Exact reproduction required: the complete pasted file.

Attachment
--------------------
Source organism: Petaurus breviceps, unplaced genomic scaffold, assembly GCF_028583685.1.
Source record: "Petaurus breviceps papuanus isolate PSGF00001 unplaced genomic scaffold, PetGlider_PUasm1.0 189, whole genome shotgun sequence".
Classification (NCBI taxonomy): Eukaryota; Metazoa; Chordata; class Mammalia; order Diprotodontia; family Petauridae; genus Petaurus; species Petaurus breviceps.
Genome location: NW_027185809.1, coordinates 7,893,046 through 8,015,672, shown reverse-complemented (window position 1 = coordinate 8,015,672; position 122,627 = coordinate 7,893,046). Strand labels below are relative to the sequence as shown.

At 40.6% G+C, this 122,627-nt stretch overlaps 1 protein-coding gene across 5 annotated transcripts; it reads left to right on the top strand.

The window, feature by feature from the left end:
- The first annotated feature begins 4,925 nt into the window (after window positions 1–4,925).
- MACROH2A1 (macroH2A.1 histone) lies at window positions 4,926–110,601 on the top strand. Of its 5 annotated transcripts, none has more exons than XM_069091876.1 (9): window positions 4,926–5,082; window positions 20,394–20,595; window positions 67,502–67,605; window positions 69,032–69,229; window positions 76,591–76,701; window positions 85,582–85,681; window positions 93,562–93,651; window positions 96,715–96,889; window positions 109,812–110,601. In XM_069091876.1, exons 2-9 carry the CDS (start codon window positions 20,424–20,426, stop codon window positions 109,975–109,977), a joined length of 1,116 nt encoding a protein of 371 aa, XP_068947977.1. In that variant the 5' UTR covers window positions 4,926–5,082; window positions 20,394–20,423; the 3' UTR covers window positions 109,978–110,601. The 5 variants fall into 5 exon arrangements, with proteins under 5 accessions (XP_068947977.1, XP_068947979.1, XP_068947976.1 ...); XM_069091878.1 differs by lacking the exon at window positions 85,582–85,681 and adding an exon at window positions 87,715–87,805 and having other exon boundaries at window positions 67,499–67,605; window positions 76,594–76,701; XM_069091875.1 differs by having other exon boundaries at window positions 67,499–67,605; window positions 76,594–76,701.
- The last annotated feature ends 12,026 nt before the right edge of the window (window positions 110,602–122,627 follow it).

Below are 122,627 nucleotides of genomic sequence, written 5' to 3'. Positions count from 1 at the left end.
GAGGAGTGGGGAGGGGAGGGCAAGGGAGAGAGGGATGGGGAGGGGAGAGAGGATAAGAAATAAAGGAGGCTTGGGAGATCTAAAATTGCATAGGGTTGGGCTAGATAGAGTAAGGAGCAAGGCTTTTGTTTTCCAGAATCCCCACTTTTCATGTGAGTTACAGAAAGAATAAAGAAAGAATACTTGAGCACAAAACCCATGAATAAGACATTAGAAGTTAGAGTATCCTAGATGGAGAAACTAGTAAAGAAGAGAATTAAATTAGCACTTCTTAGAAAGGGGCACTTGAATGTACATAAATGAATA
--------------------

Source organism: Petaurus breviceps, unplaced genomic scaffold, assembly GCF_028583685.1.
Source record: "Petaurus breviceps papuanus isolate PSGF00001 unplaced genomic scaffold, PetGlider_PUasm1.0 189, whole genome shotgun sequence".
Classification (NCBI taxonomy): Eukaryota; Metazoa; Chordata; class Mammalia; order Diprotodontia; family Petauridae; genus Petaurus; species Petaurus breviceps.
Genome location: NW_027185809.1, coordinates 7,893,046 through 8,015,672, shown reverse-complemented (window position 1 = coordinate 8,015,672; position 122,627 = coordinate 7,893,046). Strand labels below are relative to the sequence as shown.

At 40.6% G+C, this 122,627-nt stretch overlaps 1 protein-coding gene across 5 annotated transcripts; it reads left to right on the top strand.

The window, feature by feature from the left end:
- The first annotated feature begins 4,925 nt into the window (after window positions 1–4,925).
- MACROH2A1 (macroH2A.1 histone) lies at window positions 4,926–110,601 on the top strand. Of its 5 annotated transcripts, none has more exons than XM_069091876.1 (9): window positions 4,926–5,082; window positions 20,394–20,595; window positions 67,502–67,605; window positions 69,032–69,229; window positions 76,591–76,701; window positions 85,582–85,681; window positions 93,562–93,651; window positions 96,715–96,889; window positions 109,812–110,601. In XM_069091876.1, exons 2-9 carry the CDS (start codon window positions 20,424–20,426, stop codon window positions 109,975–109,977), a joined length of 1,116 nt encoding a protein of 371 aa, XP_068947977.1. In that variant the 5' UTR covers window positions 4,926–5,082; window positions 20,394–20,423; the 3' UTR covers window positions 109,978–110,601. The 5 variants fall into 5 exon arrangements, with proteins under 5 accessions (XP_068947977.1, XP_068947979.1, XP_068947976.1 ...); XM_069091878.1 differs by lacking the exon at window positions 85,582–85,681 and adding an exon at window positions 87,715–87,805 and having other exon boundaries at window positions 67,499–67,605; window positions 76,594–76,701; XM_069091875.1 differs by having other exon boundaries at window positions 67,499–67,605; window positions 76,594–76,701.
- The last annotated feature ends 12,026 nt before the right edge of the window (window positions 110,602–122,627 follow it).

Below are 122,627 nucleotides of genomic sequence, written 5' to 3'. Positions count from 1 at the left end.
GAGGAGTGGGGAGGGGAGGGCAAGGGAGAGAGGGATGGGGAGGGGAGAGAGGATAAGAAATAAAGGAGGCTTGGGAGATCTAAAATTGCATAGGGTTGGGCTAGATAGAGTAAGGAGCAAGGCTTTTGTTTTCCAGAATCCCCACTTTTCATGTGAGTTACAGAAAGAATAAAGAAAGAATACTTGAGCACAAAACCCATGAATAAGACATTAGAAGTTAGAGTATCCTAGATGGAGAAACTAGTAAAGAAGAGAATTAAATTAGCACTTCTTAGAAAGGGGCACTTGAATGTACATAAATGAATA